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Fox News host: at least Steve Bannon isn’t ISIS

Zack Beauchamp is a senior correspondent at Vox, where he covers ideology and challenges to democracy, both at home and abroad. Before coming to Vox in 2014, he edited TP Ideas, a section of Think Progress devoted to the ideas shaping our political world.

This is an actual chart that Fox News host Tucker Carlson put up on air, repeatedly, on the Wednesday night episode of his highly-rated show:

(Fox News)

Steve Bannon: At least he’s not ISIS!

The context doesn’t make it much better

This chart is part of a Carlson interview with David Mastio, USA Today’s deputy editorial page editor. The newspaper had recently published an editorial alleging that Bannon and Baghdadi shared a belief that there was a civilizational divide between the West and the Islamic world, and that this would inevitably lead to conflict.

This, to be clear, is a defensible and easily supportable claim based on Bannon’s own statements. In a 2014 address reported by BuzzFeed, Bannon said he believed the West was “at the beginning stages of a global war against Islamic fascism.”

“If you look back at the long history of the Judeo-Christian West struggle against Islam, I believe that our forefathers kept their stance, and I think they did the right thing,” he said. “I think they kept it out of the world, whether it was at Vienna, or Tours, or other places … It bequeathed to use the great institution that is the church of the West.”

The rest of Bannon’s comments in the speech made clear that he believes there is a longstanding, civilizational conflict between the Muslim world and Western civilization. It’s easy to understand how that kind of rhetoric could be used by ISIS to justify a central part of its propaganda: that Western societies are fundamentally hostile to Islam.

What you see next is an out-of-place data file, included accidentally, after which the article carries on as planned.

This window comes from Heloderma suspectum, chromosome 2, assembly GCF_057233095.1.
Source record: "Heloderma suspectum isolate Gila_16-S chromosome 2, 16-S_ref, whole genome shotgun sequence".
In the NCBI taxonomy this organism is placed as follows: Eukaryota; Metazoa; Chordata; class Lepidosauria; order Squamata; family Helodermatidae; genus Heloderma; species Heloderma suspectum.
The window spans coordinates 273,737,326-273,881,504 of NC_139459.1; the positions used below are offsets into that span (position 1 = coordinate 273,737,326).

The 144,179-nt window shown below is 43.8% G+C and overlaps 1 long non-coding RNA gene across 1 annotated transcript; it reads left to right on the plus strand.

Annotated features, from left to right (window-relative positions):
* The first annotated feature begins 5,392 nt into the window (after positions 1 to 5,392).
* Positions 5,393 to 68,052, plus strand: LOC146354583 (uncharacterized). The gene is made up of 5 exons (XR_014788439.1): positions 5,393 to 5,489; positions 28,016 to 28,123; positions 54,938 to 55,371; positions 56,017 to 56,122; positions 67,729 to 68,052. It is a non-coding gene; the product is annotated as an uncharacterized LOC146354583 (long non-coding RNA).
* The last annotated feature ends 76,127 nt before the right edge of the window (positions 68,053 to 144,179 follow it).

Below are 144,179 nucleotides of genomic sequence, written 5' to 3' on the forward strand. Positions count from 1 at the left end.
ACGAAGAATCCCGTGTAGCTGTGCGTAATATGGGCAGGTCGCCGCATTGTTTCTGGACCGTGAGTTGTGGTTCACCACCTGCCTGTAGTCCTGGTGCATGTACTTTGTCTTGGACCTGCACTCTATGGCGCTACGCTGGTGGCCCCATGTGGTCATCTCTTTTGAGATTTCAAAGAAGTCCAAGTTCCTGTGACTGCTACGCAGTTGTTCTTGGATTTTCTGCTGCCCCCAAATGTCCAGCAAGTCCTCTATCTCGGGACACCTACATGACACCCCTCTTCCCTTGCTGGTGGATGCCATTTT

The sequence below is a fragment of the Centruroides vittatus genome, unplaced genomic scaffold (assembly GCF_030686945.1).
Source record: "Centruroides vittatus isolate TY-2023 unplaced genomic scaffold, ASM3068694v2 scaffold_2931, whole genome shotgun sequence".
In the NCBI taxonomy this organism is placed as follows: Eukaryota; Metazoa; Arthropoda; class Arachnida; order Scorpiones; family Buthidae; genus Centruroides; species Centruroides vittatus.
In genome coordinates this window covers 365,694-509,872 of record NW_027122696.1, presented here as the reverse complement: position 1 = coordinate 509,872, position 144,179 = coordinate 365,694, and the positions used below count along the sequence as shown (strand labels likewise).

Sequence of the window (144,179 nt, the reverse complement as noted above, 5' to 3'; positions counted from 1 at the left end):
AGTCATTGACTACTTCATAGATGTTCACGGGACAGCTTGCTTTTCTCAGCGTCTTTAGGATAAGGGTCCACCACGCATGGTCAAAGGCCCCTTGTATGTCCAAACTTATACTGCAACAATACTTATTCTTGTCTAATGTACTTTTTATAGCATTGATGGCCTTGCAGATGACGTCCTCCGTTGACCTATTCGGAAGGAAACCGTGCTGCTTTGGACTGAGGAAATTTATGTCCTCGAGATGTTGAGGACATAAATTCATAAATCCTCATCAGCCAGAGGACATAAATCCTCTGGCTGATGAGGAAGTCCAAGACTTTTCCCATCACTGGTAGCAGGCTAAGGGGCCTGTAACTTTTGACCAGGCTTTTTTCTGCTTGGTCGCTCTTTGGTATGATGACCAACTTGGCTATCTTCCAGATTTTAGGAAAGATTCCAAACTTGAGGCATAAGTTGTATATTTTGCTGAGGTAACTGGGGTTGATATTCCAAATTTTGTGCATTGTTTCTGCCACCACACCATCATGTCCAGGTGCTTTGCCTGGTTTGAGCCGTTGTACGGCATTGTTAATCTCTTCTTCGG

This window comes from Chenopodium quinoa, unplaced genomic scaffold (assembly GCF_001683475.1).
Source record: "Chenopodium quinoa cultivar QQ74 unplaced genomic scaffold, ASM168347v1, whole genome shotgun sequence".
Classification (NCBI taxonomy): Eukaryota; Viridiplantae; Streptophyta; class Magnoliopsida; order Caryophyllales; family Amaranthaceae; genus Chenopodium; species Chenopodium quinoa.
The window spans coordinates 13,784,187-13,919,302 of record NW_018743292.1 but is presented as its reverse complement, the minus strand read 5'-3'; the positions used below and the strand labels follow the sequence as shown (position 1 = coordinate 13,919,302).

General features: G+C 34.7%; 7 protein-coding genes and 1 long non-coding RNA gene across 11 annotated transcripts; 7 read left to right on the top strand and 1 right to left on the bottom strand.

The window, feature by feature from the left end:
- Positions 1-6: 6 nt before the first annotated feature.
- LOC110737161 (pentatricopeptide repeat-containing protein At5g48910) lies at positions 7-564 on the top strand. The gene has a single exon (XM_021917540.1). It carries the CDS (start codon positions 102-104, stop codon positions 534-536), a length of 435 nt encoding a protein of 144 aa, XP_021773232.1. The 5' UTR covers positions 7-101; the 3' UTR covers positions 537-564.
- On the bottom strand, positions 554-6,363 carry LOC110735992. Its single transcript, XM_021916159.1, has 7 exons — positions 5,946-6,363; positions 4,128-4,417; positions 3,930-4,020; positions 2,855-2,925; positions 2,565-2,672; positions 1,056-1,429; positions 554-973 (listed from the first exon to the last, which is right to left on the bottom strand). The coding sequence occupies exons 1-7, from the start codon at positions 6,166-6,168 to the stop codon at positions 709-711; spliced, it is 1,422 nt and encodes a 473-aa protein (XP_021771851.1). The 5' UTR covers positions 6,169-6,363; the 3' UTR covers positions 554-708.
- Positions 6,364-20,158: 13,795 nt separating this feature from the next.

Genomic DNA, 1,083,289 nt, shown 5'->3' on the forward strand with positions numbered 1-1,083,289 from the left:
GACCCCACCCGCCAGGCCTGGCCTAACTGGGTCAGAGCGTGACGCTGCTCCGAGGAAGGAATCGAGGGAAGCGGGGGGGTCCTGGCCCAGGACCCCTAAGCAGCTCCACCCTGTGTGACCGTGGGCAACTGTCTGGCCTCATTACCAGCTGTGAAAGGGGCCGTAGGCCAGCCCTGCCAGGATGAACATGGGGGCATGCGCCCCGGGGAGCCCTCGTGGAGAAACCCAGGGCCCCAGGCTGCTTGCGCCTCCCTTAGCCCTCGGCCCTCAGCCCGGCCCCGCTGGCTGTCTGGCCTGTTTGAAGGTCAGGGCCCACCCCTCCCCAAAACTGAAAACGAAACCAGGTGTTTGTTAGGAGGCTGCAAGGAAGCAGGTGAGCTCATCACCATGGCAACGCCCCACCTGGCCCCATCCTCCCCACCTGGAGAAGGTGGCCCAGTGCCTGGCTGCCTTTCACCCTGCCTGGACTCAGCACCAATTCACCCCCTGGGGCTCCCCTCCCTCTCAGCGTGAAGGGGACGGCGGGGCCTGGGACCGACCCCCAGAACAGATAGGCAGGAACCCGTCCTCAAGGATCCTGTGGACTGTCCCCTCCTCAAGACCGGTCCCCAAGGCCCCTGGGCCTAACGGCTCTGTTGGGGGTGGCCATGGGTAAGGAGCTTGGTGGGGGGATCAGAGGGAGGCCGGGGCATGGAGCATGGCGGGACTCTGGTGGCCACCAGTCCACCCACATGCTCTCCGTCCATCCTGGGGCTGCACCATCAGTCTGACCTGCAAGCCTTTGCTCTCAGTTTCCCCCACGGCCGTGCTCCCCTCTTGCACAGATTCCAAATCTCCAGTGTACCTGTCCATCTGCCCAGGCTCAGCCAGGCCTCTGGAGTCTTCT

The comparisons can only be taken so far. Bannon is obviously not a mass murderer like Baghdadi, nor the head of a movement that has tried to exile or exterminate large parts of Iraq’s Shiite, Christian, and Yazidi communities, often using beheadings and other forms of extreme violence. (USA Today did not allege that he did those things.)

On his show, Carlson pointed to those differences to argue that it was simply wrong to make any comparison whatsoever between what Bannon believes and what ISIS leaders believe.

“I want to put up on the screen the record of Bannon and al-Baghdadi,” Carlson said. “I don’t think Bannon had murdered a single Yazidi … comparing him to the head of ISIS is over the top.”

Of course, as Mastio notes, they weren’t comparing Bannon and Baghdadi as people. It was comparing a single facet of their worldviews, and arguing that adopting the same “clash of civilizations” narrative as ISIS helps Baghdadi spread his message of hate and his calls to violence.

Carlson knows this, and is almost certainly just trolling to generate outrage and attention. And fine, I concede — I wrote this article.

But this ends up revealing more than it intends. We are now in a world where the most mainstream of mainstream publications, USA Today, is comparing the ideas of a chief policymaker in the US government to those of ISIS. And Fox News’ rebuttal to this comparison is that he is not, personally, a murderer. That’s a very, very low bar to clear.

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